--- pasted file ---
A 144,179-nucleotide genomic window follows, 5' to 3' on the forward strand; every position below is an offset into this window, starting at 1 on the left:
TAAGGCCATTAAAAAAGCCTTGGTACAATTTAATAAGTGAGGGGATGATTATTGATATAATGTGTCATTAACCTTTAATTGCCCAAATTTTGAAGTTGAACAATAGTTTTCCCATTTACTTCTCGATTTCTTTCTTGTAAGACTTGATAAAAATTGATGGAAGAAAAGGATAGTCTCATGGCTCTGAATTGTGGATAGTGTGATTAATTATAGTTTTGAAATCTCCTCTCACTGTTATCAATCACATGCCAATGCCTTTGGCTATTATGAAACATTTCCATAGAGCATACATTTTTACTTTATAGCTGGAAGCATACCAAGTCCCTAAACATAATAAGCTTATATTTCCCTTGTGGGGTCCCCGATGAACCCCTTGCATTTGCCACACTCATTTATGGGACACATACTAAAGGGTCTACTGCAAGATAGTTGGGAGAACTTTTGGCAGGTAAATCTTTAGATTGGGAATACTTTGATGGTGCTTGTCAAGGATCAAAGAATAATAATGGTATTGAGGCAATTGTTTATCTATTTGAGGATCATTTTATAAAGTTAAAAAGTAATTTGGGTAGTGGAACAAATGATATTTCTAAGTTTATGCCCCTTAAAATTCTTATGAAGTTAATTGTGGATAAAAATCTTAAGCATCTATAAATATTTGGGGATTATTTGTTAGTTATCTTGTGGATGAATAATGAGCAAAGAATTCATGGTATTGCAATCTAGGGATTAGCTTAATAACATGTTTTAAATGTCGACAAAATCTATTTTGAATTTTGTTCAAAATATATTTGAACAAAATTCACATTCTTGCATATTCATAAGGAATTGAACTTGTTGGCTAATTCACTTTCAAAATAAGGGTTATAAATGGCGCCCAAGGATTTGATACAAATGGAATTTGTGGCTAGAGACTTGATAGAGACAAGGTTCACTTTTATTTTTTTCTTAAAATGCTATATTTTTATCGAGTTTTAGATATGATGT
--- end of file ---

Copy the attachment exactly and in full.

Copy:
A 144,179-nucleotide genomic window follows, 5' to 3' on the forward strand; every position below is an offset into this window, starting at 1 on the left:
TAAGGCCATTAAAAAAGCCTTGGTACAATTTAATAAGTGAGGGGATGATTATTGATATAATGTGTCATTAACCTTTAATTGCCCAAATTTTGAAGTTGAACAATAGTTTTCCCATTTACTTCTCGATTTCTTTCTTGTAAGACTTGATAAAAATTGATGGAAGAAAAGGATAGTCTCATGGCTCTGAATTGTGGATAGTGTGATTAATTATAGTTTTGAAATCTCCTCTCACTGTTATCAATCACATGCCAATGCCTTTGGCTATTATGAAACATTTCCATAGAGCATACATTTTTACTTTATAGCTGGAAGCATACCAAGTCCCTAAACATAATAAGCTTATATTTCCCTTGTGGGGTCCCCGATGAACCCCTTGCATTTGCCACACTCATTTATGGGACACATACTAAAGGGTCTACTGCAAGATAGTTGGGAGAACTTTTGGCAGGTAAATCTTTAGATTGGGAATACTTTGATGGTGCTTGTCAAGGATCAAAGAATAATAATGGTATTGAGGCAATTGTTTATCTATTTGAGGATCATTTTATAAAGTTAAAAAGTAATTTGGGTAGTGGAACAAATGATATTTCTAAGTTTATGCCCCTTAAAATTCTTATGAAGTTAATTGTGGATAAAAATCTTAAGCATCTATAAATATTTGGGGATTATTTGTTAGTTATCTTGTGGATGAATAATGAGCAAAGAATTCATGGTATTGCAATCTAGGGATTAGCTTAATAACATGTTTTAAATGTCGACAAAATCTATTTTGAATTTTGTTCAAAATATATTTGAACAAAATTCACATTCTTGCATATTCATAAGGAATTGAACTTGTTGGCTAATTCACTTTCAAAATAAGGGTTATAAATGGCGCCCAAGGATTTGATACAAATGGAATTTGTGGCTAGAGACTTGATAGAGACAAGGTTCACTTTTATTTTTTTCTTAAAATGCTATATTTTTATCGAGTTTTAGATATGATGT